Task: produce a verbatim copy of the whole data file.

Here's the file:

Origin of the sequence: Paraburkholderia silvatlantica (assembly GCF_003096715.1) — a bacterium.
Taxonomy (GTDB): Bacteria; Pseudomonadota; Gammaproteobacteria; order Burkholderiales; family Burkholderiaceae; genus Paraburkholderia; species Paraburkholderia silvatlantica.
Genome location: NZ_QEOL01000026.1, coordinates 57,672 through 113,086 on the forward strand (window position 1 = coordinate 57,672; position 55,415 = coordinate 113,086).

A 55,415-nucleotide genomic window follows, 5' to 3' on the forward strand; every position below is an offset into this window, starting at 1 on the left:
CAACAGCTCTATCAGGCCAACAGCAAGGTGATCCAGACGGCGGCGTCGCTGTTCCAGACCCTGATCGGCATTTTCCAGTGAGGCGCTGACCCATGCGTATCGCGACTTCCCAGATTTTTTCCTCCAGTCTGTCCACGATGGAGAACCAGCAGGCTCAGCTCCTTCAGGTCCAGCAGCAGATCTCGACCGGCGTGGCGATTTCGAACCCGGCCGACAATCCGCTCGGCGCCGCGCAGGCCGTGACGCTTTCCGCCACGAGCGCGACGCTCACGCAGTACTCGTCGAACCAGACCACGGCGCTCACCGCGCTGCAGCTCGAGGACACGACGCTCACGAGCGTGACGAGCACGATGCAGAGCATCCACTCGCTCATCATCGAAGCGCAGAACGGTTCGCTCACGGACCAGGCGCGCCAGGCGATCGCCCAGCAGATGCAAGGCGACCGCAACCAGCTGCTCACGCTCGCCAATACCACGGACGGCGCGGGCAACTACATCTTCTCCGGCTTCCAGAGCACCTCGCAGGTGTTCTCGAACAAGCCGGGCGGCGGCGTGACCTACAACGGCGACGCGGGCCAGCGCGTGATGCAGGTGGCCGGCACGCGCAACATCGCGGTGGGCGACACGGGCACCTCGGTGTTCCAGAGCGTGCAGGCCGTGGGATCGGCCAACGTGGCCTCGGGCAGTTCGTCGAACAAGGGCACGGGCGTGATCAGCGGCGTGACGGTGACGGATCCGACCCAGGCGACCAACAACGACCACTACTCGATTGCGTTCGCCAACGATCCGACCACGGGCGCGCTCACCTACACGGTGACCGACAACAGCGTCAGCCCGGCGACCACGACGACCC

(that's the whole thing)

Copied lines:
Origin of the sequence: Paraburkholderia silvatlantica (assembly GCF_003096715.1) — a bacterium.
Taxonomy (GTDB): Bacteria; Pseudomonadota; Gammaproteobacteria; order Burkholderiales; family Burkholderiaceae; genus Paraburkholderia; species Paraburkholderia silvatlantica.
Genome location: NZ_QEOL01000026.1, coordinates 57,672 through 113,086 on the forward strand (window position 1 = coordinate 57,672; position 55,415 = coordinate 113,086).

A 55,415-nucleotide genomic window follows, 5' to 3' on the forward strand; every position below is an offset into this window, starting at 1 on the left:
CAACAGCTCTATCAGGCCAACAGCAAGGTGATCCAGACGGCGGCGTCGCTGTTCCAGACCCTGATCGGCATTTTCCAGTGAGGCGCTGACCCATGCGTATCGCGACTTCCCAGATTTTTTCCTCCAGTCTGTCCACGATGGAGAACCAGCAGGCTCAGCTCCTTCAGGTCCAGCAGCAGATCTCGACCGGCGTGGCGATTTCGAACCCGGCCGACAATCCGCTCGGCGCCGCGCAGGCCGTGACGCTTTCCGCCACGAGCGCGACGCTCACGCAGTACTCGTCGAACCAGACCACGGCGCTCACCGCGCTGCAGCTCGAGGACACGACGCTCACGAGCGTGACGAGCACGATGCAGAGCATCCACTCGCTCATCATCGAAGCGCAGAACGGTTCGCTCACGGACCAGGCGCGCCAGGCGATCGCCCAGCAGATGCAAGGCGACCGCAACCAGCTGCTCACGCTCGCCAATACCACGGACGGCGCGGGCAACTACATCTTCTCCGGCTTCCAGAGCACCTCGCAGGTGTTCTCGAACAAGCCGGGCGGCGGCGTGACCTACAACGGCGACGCGGGCCAGCGCGTGATGCAGGTGGCCGGCACGCGCAACATCGCGGTGGGCGACACGGGCACCTCGGTGTTCCAGAGCGTGCAGGCCGTGGGATCGGCCAACGTGGCCTCGGGCAGTTCGTCGAACAAGGGCACGGGCGTGATCAGCGGCGTGACGGTGACGGATCCGACCCAGGCGACCAACAACGACCACTACTCGATTGCGTTCGCCAACGATCCGACCACGGGCGCGCTCACCTACACGGTGACCGACAACAGCGTCAGCCCGGCGACCACGACGACCC